Volume 7 | November 2018
KIWASH Updates
Activity highlights from USAID's Kenya Integrated Water, Sanitation and Hygiene Project
60-year-old Isabella Andeso had given up on ever having reliable water at her home in Khwisero Constituency in western Kenya. The retired teacher moved to Khwisero in 2009 and soon discovered accessing water was a daily challenge.  “I used to get water from my neighbor’s well at a fee, or I would go to the river   .................>
In 2003, 200 residents of Mbukoni, Kathiani and Mbotela villages in the heart of Makueni County joined hands to sink a borehole after years of suffering, with women and children trekking up to 10 kilometers to fetch water each day. The collaboration was later named the Chyulu Valley ,   ... ....................>


Community members in the busy fishing village of Osieko Nambo on the shore of Lake Victoria in Siaya County no longer worry about drinking unsafe water. “Though we live next to one of the largest fresh water lakes in the world, piped water to our homes has been unreliable due to erratic and expensive power supply, broken pipes and  . ............>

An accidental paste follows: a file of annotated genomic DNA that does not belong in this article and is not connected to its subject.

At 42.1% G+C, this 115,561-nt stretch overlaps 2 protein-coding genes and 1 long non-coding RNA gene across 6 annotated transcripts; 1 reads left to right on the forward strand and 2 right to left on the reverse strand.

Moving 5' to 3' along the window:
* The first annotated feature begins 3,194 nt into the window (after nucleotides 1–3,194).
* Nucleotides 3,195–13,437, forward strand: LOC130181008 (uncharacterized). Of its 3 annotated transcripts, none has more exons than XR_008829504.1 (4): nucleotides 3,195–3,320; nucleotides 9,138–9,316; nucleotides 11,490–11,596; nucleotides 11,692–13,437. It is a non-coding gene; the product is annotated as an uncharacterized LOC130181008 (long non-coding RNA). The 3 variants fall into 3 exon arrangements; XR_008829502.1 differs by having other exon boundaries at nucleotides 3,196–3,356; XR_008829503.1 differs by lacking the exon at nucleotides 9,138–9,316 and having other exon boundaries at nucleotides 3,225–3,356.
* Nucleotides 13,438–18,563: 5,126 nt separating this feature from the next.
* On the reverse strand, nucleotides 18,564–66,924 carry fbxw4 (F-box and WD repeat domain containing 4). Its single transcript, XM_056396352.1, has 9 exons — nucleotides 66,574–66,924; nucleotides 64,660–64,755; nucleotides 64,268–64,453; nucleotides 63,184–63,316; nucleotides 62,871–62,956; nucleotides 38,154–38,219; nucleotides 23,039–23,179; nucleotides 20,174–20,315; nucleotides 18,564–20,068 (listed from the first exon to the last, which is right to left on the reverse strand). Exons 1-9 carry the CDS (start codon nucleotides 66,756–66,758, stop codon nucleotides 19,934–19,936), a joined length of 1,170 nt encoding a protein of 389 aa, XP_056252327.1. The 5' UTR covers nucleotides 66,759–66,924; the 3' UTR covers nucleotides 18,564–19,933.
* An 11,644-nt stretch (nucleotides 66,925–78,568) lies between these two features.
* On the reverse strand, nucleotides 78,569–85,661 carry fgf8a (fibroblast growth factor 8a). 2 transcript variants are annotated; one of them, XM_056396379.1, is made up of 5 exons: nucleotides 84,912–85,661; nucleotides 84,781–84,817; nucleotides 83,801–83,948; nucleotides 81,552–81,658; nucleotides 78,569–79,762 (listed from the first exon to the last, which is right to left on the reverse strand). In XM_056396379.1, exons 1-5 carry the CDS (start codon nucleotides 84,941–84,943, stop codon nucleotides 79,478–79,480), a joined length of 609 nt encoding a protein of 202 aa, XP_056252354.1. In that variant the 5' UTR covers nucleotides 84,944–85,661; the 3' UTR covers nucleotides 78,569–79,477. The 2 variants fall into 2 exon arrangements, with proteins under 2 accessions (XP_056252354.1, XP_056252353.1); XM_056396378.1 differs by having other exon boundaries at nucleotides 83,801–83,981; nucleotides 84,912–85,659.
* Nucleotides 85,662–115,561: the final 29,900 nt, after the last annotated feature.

Bitabo 1 village in the Masaba North Sub County of Nyamira County is home to 480 people. Of the 90 households in this village, nearly half (43 households) lacked access to latrines. This meant that half the village practiced open defecation and were at risk of preventable      . ..................> 
USAID’s Kenya Integrated Water, Sanitation, and Hygiene (KIWASH) Project works to improve the lives and health of one million Kenyans in nine counties. The five-year project (2015–2020) focuses on the development and management of sustainable water, sanitation, and hygiene (WASH) services.